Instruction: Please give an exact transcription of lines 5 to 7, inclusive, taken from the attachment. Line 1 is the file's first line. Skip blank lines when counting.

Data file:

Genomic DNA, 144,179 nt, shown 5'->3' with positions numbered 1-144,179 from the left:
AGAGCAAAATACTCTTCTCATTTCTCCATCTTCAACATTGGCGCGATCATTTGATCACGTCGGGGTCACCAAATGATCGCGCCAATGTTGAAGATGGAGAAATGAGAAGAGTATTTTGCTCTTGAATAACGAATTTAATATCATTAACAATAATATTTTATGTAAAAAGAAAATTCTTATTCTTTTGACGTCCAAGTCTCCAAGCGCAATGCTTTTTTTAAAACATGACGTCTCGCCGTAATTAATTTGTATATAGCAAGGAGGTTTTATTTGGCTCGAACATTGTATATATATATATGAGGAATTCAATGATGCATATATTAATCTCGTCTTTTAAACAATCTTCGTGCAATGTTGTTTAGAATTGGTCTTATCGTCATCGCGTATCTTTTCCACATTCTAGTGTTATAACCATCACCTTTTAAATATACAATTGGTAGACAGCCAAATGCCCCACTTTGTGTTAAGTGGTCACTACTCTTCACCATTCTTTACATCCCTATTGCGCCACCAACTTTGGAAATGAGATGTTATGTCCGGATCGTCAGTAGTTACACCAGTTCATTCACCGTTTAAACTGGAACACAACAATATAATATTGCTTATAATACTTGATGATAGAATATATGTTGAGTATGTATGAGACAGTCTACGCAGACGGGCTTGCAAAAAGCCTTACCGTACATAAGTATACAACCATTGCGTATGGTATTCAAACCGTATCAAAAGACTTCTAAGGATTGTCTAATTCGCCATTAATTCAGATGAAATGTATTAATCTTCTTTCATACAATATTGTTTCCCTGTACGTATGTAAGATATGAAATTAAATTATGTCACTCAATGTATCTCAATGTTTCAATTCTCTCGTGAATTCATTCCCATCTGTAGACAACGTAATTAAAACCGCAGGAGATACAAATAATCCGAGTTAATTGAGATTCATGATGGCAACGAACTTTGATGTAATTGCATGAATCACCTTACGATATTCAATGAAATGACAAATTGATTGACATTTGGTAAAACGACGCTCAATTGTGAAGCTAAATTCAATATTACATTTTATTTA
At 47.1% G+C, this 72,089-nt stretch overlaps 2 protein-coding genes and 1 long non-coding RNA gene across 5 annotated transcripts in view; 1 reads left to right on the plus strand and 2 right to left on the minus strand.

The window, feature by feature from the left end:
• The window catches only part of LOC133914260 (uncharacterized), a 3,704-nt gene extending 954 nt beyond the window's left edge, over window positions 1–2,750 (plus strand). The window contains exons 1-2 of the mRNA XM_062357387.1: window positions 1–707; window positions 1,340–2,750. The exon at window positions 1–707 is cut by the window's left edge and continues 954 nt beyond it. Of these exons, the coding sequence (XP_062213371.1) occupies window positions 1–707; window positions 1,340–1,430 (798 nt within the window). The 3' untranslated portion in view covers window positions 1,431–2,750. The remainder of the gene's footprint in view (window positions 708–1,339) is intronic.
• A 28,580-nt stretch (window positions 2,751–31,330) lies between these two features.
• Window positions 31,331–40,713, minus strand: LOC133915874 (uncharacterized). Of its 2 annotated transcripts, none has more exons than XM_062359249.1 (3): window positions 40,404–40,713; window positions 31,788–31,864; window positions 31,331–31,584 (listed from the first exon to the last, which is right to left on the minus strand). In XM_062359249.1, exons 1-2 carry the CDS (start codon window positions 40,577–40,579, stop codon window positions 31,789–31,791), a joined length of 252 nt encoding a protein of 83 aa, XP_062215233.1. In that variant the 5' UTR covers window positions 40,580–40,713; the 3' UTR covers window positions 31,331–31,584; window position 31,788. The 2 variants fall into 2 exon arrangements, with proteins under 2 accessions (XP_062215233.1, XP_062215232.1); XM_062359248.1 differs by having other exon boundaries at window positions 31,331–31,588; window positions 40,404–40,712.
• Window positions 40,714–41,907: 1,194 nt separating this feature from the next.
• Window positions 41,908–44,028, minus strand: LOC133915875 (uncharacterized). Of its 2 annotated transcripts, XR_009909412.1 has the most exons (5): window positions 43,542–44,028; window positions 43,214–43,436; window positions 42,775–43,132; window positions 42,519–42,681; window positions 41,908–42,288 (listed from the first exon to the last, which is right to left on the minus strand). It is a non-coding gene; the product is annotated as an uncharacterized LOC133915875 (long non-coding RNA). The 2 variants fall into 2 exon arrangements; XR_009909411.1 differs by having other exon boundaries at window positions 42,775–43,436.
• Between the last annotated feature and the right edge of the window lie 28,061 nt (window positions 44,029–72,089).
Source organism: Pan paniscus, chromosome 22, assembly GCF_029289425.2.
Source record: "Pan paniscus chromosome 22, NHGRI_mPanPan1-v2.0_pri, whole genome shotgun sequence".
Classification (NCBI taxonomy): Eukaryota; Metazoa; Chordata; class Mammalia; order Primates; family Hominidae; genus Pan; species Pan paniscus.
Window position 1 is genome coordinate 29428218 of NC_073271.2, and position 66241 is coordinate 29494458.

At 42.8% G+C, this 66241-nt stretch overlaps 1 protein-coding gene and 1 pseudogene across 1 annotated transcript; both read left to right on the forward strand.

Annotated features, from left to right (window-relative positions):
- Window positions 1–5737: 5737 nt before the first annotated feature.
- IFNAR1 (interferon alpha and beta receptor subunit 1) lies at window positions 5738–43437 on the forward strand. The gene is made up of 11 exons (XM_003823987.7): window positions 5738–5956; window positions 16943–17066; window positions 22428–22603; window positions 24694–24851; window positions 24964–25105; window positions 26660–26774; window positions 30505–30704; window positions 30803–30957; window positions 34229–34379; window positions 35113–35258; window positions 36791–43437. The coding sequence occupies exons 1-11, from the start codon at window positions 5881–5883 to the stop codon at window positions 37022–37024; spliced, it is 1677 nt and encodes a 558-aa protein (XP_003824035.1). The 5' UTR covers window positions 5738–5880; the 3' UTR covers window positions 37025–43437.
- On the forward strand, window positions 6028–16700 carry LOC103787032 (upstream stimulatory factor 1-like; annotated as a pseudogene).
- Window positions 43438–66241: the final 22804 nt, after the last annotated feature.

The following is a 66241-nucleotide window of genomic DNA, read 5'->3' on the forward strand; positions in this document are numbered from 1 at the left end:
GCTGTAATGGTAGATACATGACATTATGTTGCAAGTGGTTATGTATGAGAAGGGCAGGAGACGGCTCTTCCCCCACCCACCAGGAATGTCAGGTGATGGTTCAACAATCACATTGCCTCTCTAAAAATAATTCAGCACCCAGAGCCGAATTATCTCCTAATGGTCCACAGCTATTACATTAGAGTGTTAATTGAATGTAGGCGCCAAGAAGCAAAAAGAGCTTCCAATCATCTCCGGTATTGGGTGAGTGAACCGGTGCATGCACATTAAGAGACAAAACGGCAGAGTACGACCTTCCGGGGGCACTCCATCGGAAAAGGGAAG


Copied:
• The window catches only part of LOC133914260 (uncharacterized), a 3,704-nt gene extending 954 nt beyond the window's left edge, over window positions 1–2,750 (plus strand). The window contains exons 1-2 of the mRNA XM_062357387.1: window positions 1–707; window positions 1,340–2,750. The exon at window positions 1–707 is cut by the window's left edge and continues 954 nt beyond it. Of these exons, the coding sequence (XP_062213371.1) occupies window positions 1–707; window positions 1,340–1,430 (798 nt within the window). The 3' untranslated portion in view covers window positions 1,431–2,750. The remainder of the gene's footprint in view (window positions 708–1,339) is intronic.
• A 28,580-nt stretch (window positions 2,751–31,330) lies between these two features.
• Window positions 31,331–40,713, minus strand: LOC133915874 (uncharacterized). Of its 2 annotated transcripts, none has more exons than XM_062359249.1 (3): window positions 40,404–40,713; window positions 31,788–31,864; window positions 31,331–31,584 (listed from the first exon to the last, which is right to left on the minus strand). In XM_062359249.1, exons 1-2 carry the CDS (start codon window positions 40,577–40,579, stop codon window positions 31,789–31,791), a joined length of 252 nt encoding a protein of 83 aa, XP_062215233.1. In that variant the 5' UTR covers window positions 40,580–40,713; the 3' UTR covers window positions 31,331–31,584; window position 31,788. The 2 variants fall into 2 exon arrangements, with proteins under 2 accessions (XP_062215233.1, XP_062215232.1); XM_062359248.1 differs by having other exon boundaries at window positions 31,331–31,588; window positions 40,404–40,712.